Kendra's Reviews > Eternal on the Water

Eternal on the Water by Joseph Monninger
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Jul 17, 2011

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Read in July, 2011

While this is not a book I might have picked up to read on my own, it was recommended by another mama friend who also does not have time to read, so we only share the cream of the crop with one another.

This is a love story with an expiration date...I hope that's not too much of a spoiler.

What I liked about this book: Mary, one of the main characters, is a biologist, specializing in crows, ravens and other birds from the family Corvidae. Natural history *and* mythology of these birds is interwoven into the story, and Mary herself is a memorable character because of her passion for these creatures in all of their forms and manifestations in the wilderness and in various cultures. I also enjoyed the tales of the Chungamunga girls, a camp/kayak experience for a very specific population of girls that brought me back to my days attending girl scout camp and going on 7-day backpacking and canoe trips in the wild north of Michigan. I felt homesick for our own Camp Linden as I read the sections of the book dedicated to the girls' adventures in the book. I liked Mary and cared for her and liked her family as well. I would like to have known the character before she became a Chungamunga girl and find out if she was always so perfect or if her personality resulted from her experiences and her predicament...

and that leads in to what I did not like about the book: while she was certainly a likeable and unique character, somehow she is too perfect, her interactions with everyone are too perfect, and the other characters (other than her brother, who is in one section of the book) are unidimensional and as a result, she lacks dimension. The foreshadowing in the beginning of the book and the entire narrative is akin to an over-produced Lifetime Network for Women movie, or a Jodi Picoult book - actually the writing was very similar to Jodi's - create an entirely likeable character, create a perfectly perfect narrative around the character's life with some perfectly perfect quirks, using some decent writing skill, except for one (literally) fatal flaw and use that flaw to create tension in the novel. Step two is to tell the story in a way that foreshadows the tension in the beginning and then tie it all up neatly in a bow at the end. This book is not in the same genre as Picoult, as it is mainly a romantic story. The writing is good but somehow not that memorable. Oh, and the love scenes made me feel all squirmy and after the first few (yes there are more than just a few, I just hopped over them). There are some memorable quotes from the book and some interchanges between the characters that were poignant but somehow not balanced.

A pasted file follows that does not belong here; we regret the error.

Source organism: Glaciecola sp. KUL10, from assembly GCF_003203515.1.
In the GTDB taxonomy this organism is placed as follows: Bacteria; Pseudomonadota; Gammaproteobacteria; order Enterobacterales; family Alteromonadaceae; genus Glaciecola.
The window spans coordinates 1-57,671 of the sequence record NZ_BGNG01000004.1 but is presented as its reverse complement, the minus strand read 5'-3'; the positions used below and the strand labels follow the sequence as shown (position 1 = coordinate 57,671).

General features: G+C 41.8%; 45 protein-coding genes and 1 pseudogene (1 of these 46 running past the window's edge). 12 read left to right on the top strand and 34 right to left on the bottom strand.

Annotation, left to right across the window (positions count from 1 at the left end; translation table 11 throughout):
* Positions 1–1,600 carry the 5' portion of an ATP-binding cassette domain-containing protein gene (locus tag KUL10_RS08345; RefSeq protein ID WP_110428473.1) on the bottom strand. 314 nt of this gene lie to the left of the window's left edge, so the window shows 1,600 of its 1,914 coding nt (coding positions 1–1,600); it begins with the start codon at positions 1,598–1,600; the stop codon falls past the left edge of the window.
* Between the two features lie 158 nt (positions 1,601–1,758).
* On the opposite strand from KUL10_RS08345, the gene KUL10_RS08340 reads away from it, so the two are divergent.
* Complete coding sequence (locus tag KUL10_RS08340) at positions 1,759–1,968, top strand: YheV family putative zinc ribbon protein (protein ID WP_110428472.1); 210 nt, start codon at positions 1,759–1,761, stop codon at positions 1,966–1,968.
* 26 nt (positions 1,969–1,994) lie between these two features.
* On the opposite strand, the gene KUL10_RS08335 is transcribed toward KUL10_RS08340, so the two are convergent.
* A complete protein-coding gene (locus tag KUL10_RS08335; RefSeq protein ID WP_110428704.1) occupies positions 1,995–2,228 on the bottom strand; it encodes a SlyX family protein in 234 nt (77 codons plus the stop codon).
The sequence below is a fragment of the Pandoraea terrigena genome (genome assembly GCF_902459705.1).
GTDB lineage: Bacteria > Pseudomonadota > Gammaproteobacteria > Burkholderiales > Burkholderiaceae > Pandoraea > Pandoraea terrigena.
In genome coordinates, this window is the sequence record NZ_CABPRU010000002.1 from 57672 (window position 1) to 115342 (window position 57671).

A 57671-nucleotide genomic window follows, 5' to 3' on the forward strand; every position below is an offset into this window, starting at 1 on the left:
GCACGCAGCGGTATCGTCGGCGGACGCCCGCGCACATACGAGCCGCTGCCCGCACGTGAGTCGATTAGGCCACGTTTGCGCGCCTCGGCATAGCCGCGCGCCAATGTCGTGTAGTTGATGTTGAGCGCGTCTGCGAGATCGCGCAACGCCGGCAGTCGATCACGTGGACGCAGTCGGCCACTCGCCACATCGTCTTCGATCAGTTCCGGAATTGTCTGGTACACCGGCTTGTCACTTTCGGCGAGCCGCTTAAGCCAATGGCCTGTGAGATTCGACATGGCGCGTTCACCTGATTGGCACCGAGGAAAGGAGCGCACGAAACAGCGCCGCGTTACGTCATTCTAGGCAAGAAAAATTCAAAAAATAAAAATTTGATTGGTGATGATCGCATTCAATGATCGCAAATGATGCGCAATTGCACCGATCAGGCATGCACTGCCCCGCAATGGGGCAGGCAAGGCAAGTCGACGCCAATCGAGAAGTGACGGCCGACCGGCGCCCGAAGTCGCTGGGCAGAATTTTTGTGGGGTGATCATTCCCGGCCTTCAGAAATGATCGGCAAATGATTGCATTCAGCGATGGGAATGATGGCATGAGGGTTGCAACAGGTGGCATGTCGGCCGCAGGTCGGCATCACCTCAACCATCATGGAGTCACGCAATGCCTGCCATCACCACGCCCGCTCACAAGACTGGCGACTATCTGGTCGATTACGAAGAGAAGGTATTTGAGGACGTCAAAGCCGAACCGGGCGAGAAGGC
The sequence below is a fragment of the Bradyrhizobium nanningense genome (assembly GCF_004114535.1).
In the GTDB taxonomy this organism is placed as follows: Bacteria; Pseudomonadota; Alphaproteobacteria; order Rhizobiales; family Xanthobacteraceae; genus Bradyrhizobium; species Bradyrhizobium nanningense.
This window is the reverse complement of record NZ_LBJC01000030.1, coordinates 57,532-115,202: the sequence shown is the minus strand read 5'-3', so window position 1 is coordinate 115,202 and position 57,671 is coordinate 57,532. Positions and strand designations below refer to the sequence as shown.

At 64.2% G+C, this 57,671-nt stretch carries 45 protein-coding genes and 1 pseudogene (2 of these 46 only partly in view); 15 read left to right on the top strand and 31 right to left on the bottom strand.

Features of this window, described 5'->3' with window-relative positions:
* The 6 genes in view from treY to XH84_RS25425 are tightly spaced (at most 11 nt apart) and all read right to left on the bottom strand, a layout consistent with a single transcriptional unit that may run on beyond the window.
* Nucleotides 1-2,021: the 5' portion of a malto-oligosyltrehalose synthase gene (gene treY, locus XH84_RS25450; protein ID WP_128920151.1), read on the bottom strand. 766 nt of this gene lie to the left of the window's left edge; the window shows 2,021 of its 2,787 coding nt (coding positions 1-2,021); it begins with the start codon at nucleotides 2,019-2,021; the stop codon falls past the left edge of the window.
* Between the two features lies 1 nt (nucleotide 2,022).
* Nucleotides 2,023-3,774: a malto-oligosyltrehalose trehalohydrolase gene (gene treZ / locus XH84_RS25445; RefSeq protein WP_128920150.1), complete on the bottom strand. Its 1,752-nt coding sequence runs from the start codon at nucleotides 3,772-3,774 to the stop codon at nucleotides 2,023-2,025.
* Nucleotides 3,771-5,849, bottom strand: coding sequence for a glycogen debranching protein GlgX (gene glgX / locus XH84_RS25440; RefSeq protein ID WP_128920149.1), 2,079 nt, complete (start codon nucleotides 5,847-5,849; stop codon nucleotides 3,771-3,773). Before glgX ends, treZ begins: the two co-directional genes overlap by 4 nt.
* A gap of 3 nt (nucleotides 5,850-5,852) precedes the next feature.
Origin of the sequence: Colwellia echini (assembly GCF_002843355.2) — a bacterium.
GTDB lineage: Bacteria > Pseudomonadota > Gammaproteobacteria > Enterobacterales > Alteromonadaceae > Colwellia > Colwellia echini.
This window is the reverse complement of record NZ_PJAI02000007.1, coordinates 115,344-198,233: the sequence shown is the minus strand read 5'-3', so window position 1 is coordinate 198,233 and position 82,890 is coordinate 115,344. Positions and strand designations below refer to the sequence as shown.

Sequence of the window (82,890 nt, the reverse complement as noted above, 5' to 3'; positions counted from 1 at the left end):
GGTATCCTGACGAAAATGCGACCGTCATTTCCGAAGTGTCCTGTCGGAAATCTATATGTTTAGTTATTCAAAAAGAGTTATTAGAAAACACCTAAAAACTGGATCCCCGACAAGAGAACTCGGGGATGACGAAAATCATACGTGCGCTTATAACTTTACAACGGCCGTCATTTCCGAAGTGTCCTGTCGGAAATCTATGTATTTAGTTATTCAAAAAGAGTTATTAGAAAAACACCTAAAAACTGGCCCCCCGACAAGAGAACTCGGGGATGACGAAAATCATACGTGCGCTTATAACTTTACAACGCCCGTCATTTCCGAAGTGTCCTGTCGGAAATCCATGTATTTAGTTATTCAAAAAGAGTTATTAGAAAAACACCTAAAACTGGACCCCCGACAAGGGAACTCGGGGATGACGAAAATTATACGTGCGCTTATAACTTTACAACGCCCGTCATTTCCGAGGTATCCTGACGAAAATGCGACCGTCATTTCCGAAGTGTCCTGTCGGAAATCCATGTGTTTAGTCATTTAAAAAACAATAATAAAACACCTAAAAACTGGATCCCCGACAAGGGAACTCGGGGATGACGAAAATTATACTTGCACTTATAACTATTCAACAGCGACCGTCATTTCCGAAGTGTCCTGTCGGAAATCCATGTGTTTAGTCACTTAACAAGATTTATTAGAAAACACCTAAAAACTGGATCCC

Overall, I would recommend this book to anyone who would like a fast read for an airplane ride or a beach read, or to someone who likes Nicholas Sparks (I've never read his books, but this is what I think they must be like from various descriptions of "The Notebook" and from the chunks of the movie version of "Nights in Rodanthe" I've caught here and there while trying to find a movie to watch.) While it lacks dimension, I do believe that the author was trying to tell the story through his characters, and succeeded in this.
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